Kenya has been going through a period of political reform since 1991, when section 2A of the constitution, which had made Kenya a de jure one-party state, was repealed. This reform followed a prolonged struggle on the part of citizens both inside and outside the country, and their call for democracy was one that, after the fall of the Berlin Wall, was embraced by Western countries. Via diplomatic pressure and conditionality on aid, Western donors played an important role in the repeal of section 2A, the return of multiparty elections, and the creation and reform of a number of political institutions and offices via a separation of powers. But although these changes were supported by the political opposition and much of civil society in Kenya, they did not rise organically from the national struggle over political power. Nor did these reforms lead to a determination in the country to hold the political elite accountable for their transgressions. This article argues that modern Kenya’s history of economic and political inequality has resulted in a population whose very divisions make it difficult for politicians to be disciplined. Accountability has two dimensions: the horizontal accountability among branches of government that is assured by checks and balances, and the vertical accountability of the state to its citizens. Vertical accountability depends on a constituency of like-minded citizens defending broad national interests, or an electorate with a collective identity or set of identities attached to the Kenyan nation. But in the absence of such shared goals and demands, narrow personal and local interests prevail, and politicians remain unaccountable to the nation as a whole.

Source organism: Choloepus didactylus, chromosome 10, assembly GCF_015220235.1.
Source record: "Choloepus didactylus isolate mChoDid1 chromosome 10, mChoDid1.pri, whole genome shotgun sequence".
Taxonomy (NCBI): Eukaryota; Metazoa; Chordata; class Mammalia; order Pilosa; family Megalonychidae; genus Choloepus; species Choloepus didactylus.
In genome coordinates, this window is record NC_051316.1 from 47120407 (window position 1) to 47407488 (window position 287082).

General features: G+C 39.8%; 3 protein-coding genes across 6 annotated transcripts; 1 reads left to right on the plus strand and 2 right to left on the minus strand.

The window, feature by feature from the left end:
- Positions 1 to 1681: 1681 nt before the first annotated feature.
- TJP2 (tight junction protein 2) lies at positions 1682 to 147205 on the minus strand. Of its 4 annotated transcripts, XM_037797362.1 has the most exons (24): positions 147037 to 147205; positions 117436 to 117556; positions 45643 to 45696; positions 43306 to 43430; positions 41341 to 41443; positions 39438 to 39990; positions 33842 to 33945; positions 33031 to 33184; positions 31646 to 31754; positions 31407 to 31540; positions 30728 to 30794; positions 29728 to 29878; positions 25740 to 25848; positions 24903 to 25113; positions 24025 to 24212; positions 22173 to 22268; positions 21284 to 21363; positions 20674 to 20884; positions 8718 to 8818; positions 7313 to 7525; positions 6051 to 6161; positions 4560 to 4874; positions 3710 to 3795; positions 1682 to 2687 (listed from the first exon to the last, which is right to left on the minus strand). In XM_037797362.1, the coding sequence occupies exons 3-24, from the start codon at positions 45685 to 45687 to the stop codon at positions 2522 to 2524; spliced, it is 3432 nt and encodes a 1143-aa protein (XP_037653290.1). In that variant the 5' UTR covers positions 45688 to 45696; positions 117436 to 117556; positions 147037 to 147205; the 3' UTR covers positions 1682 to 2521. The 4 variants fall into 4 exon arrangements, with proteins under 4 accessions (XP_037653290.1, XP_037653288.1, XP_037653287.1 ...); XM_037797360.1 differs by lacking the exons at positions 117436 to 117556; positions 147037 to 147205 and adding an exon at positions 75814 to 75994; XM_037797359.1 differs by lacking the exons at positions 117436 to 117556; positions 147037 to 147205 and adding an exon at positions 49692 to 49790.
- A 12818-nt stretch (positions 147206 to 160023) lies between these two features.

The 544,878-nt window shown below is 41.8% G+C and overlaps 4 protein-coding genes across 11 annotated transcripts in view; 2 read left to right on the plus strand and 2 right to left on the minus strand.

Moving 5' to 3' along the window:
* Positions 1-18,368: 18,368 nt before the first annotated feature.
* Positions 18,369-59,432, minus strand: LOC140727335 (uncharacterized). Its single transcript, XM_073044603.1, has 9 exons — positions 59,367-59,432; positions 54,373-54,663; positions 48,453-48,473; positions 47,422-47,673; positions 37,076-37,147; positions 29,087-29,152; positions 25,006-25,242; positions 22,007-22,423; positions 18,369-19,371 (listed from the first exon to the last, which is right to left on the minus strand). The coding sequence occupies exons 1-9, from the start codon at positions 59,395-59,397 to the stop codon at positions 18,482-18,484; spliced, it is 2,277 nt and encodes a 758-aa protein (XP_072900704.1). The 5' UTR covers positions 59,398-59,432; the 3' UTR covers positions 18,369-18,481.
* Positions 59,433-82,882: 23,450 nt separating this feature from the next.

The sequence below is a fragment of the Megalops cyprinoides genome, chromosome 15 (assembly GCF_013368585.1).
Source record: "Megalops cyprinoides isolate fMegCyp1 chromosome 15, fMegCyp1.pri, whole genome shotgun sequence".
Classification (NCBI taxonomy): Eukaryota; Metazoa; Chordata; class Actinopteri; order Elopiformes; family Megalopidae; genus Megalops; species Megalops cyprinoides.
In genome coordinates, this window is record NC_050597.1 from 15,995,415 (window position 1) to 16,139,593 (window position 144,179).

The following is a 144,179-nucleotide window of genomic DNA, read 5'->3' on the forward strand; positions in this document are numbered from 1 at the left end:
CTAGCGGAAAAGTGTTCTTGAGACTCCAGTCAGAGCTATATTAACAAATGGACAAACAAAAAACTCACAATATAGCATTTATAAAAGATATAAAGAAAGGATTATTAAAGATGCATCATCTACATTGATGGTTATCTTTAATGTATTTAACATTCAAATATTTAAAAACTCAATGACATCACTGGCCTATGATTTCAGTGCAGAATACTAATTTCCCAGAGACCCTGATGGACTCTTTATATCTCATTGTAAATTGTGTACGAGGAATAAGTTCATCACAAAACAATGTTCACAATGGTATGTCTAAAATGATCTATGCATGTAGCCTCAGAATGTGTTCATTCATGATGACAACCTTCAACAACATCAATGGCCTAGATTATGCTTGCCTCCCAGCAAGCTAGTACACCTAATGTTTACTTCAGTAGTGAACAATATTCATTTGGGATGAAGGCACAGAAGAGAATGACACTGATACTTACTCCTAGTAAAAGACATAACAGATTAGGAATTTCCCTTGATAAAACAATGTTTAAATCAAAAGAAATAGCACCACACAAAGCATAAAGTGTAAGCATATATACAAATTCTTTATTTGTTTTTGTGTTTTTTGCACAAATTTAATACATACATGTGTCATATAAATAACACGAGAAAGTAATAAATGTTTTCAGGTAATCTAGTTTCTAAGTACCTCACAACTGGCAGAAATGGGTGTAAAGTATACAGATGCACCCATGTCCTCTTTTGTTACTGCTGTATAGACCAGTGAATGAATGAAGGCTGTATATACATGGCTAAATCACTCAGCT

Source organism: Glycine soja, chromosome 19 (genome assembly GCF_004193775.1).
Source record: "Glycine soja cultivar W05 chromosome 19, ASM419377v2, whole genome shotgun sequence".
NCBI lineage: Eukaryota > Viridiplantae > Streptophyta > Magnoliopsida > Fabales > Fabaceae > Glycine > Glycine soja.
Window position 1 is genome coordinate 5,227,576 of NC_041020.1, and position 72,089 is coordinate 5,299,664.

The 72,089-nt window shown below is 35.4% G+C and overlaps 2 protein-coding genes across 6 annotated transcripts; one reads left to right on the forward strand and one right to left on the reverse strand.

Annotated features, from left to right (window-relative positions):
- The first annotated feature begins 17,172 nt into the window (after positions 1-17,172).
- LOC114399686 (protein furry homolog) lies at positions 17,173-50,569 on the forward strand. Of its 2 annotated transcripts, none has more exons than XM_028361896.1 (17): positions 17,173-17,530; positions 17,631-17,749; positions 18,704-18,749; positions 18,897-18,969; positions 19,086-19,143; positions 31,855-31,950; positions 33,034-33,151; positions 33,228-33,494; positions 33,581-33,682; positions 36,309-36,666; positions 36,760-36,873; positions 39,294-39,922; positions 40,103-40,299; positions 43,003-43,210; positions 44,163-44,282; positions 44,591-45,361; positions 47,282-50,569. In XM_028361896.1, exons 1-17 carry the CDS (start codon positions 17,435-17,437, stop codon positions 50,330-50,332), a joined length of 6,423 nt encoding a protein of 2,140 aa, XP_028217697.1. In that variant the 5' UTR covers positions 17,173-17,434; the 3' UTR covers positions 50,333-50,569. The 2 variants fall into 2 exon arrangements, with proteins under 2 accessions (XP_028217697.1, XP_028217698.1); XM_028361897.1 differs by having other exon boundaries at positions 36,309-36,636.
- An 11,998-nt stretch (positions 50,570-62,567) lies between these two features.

Available at: http://works.bepress.com/mwangi_githinji/2/